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FAB 1. Bucs’ Draft Buzz At The Senior Bowl
Before I begin this week’s column, I wanted to thank you all for your comments on last week’s SR’s Fab 5, which featured an open letter to Jameis Winston, as well as Monday’s Rivers To The Bucs? And Other Senior Bowl Buzz column and the initial PewterReport.com 2020 Bucs’ 7-Round Mock Draft. All three articles featured around combined 250 comments, which is a tremendous amount off feedback and it’s greatly appreciated.
While Bucs head coach Bruce Arians didn’t attend the 2020 Reese’s Senior Bowl, and general manager Jason Licht didn’t speak to the media this year in Mobile, Ala. due to not wanting to comment publicly on the team’s decision – or indecision – regarding Jameis Winston’s future in Tampa Bay, that didn’t stop PewterReport.com from working our league sources to get some scoop on the Bucs and offering up our insight and analysis on the team’s draft and free agency plans.
• Do you remember when Licht took the Doug Martin re-signing all the way to the eleventh hour back in the 2016 offseason, re-signing the Pro Bowl runner on the eve of the start of free agency? Martin was coming off a 1,400-yard season and Licht knew he had to bring back this offensive weapon for new head coach Dirk Koetter. It would have been unfair to Koetter in his first year not to have a running back that thrived in his offense.
But Licht also knew about Martin’s substance abuse issues – issues that would re-surface during the 2016 and cause him to get suspended from the league. Would the impact of a new contract force Martin to mature and clean up his act? Or would it be more of the same type of behavior?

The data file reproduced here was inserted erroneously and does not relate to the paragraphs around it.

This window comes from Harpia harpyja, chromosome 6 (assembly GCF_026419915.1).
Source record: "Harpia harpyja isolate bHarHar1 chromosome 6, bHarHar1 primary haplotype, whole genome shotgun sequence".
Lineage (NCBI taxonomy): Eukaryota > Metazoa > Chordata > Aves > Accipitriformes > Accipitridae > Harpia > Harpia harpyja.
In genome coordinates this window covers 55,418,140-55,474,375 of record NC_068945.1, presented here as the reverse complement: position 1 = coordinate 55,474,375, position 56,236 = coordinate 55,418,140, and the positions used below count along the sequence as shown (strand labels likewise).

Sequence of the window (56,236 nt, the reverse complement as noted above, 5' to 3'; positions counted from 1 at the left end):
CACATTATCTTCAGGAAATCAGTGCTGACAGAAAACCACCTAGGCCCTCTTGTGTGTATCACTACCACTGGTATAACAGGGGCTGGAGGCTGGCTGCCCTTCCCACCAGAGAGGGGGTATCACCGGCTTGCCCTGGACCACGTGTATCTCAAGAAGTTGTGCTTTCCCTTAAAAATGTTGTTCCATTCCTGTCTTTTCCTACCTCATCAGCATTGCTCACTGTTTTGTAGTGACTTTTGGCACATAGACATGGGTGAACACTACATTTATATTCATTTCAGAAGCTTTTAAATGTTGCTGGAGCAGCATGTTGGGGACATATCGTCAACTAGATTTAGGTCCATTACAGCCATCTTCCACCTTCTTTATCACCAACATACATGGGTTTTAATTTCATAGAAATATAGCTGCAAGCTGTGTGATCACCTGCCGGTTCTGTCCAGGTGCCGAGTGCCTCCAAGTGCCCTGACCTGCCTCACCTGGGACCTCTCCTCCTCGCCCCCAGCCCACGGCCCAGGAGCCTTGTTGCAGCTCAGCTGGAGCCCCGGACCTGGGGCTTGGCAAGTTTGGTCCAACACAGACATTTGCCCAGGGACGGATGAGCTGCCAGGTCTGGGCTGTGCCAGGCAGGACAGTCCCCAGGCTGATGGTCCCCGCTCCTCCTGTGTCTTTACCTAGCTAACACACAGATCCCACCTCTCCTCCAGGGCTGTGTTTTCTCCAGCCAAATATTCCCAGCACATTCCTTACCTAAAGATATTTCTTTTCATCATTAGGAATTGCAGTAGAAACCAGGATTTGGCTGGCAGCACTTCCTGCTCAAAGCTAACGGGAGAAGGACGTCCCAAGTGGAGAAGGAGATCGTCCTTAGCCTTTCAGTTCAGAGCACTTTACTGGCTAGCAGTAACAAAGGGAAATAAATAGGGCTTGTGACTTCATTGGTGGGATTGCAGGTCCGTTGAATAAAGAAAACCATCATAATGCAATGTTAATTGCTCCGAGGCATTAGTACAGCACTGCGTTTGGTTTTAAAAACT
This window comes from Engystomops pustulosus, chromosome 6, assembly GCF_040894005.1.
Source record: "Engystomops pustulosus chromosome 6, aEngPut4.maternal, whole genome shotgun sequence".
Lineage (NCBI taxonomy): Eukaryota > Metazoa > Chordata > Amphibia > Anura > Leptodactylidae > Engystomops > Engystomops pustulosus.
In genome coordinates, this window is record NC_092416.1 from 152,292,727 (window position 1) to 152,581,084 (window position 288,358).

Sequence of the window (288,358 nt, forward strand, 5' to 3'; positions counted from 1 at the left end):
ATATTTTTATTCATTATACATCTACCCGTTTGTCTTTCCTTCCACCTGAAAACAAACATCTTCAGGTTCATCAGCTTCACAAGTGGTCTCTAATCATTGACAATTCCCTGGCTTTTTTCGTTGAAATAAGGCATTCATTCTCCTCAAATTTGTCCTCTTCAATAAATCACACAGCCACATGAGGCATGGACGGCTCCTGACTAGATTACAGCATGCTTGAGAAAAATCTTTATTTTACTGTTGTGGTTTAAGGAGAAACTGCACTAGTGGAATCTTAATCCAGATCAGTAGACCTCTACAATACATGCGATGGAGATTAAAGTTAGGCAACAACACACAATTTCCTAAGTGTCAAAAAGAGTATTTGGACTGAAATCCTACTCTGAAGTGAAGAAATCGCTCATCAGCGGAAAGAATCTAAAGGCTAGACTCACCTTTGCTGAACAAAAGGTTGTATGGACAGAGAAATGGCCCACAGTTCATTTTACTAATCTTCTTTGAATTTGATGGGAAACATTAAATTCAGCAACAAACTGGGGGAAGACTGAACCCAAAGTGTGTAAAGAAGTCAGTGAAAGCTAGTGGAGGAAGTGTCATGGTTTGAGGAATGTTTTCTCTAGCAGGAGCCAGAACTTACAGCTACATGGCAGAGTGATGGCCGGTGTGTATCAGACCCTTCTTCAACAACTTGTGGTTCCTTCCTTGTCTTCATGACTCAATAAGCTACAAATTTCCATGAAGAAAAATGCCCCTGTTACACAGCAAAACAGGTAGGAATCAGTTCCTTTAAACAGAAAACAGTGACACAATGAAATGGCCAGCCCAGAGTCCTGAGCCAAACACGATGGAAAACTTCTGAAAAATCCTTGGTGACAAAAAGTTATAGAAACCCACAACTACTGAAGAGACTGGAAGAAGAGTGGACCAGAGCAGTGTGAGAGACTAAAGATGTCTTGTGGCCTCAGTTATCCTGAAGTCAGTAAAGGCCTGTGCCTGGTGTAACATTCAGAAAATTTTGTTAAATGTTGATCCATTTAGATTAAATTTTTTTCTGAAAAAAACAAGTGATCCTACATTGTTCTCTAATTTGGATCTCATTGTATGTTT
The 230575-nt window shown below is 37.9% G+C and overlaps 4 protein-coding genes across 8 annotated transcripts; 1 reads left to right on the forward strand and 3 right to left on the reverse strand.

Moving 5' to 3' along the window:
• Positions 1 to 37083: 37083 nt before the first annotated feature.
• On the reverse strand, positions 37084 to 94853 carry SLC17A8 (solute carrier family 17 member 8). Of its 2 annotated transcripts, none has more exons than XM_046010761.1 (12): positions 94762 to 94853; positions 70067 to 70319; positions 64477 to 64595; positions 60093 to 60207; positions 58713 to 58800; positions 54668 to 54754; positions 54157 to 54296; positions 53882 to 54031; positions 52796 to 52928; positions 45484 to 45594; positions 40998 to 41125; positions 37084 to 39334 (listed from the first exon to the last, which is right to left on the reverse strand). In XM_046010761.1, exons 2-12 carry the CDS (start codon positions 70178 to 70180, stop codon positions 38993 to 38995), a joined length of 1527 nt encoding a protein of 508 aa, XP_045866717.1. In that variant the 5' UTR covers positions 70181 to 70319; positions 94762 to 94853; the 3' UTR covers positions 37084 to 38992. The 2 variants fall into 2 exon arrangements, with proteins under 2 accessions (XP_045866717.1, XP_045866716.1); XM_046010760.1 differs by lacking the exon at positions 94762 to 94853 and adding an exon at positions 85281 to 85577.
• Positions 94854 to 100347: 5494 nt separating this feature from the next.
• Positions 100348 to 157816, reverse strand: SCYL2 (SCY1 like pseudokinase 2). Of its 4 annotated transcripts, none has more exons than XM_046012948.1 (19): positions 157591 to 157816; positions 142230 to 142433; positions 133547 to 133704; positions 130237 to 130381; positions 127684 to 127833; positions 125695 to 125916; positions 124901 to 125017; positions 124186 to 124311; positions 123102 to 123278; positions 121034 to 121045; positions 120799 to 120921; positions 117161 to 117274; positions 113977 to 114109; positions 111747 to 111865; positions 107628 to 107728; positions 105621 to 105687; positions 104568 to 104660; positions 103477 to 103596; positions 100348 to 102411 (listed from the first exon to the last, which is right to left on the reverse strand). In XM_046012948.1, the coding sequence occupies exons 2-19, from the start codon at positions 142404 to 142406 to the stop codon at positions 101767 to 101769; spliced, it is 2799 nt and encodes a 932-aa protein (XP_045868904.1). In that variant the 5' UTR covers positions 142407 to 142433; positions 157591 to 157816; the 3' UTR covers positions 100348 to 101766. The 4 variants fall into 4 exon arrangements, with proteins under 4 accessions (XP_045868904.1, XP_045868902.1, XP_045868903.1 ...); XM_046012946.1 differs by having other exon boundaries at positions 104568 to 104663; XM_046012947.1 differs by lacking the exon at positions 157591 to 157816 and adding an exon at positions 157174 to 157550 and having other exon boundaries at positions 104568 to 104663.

Licht was truly in a damned if he did, damned if he didn’t situation, but the key thing is that he took his time and weighed all the options. Given the circumstances, Licht should have used the franchise tag at the time, but with hindsight being 20-20, Licht shouldn’t have re-signed him at all as Martin wouldn’t rush for more than 421 in each of his last two seasons before being cut.
The reason I bring this up is because the Bucs don’t know what they want to do with Jameis Winston yet. As Arians suggested in his final press conference of 2019, the evaluation process will take several weeks and the Bucs may not know what they want to do until March. I can see Licht taking the Winston decision to the eleventh hour, too.
There have been no contract negotiations with Winston because the Bucs are evaluating the potential available talent in free agency, as well as studying the QB prospects available in the 2020 NFL Draft. Deciding whether to re-sign Winston – who dazzles with his talent and ability to make plays and put up impressive passing yards, but frustrates with volumes of interceptions that hold back the team – is an incredibly important decision. Licht and Arians want to take their time, and rightly so. There’s no rush to do anything with Winston in January or even February.
Not only do the Bucs not know if they want to bring Winston back, they don’t know at what price point they want to keep him. Of course $20 million per year is more attractive to Tampa Bay than $30 million is, but what is the point of no return for the Bucs? Licht let two players he really liked – wide receiver Adam Humphries and linebacker Kwon Alexander – walk out of Tampa Bay because they fetched bigger deals than what he and director of football administration Mike Greenberg wanted to pay.
So what happens? My guess after the Senior Bowl is that it’s 50-50 that Winston returns to Tampa Bay.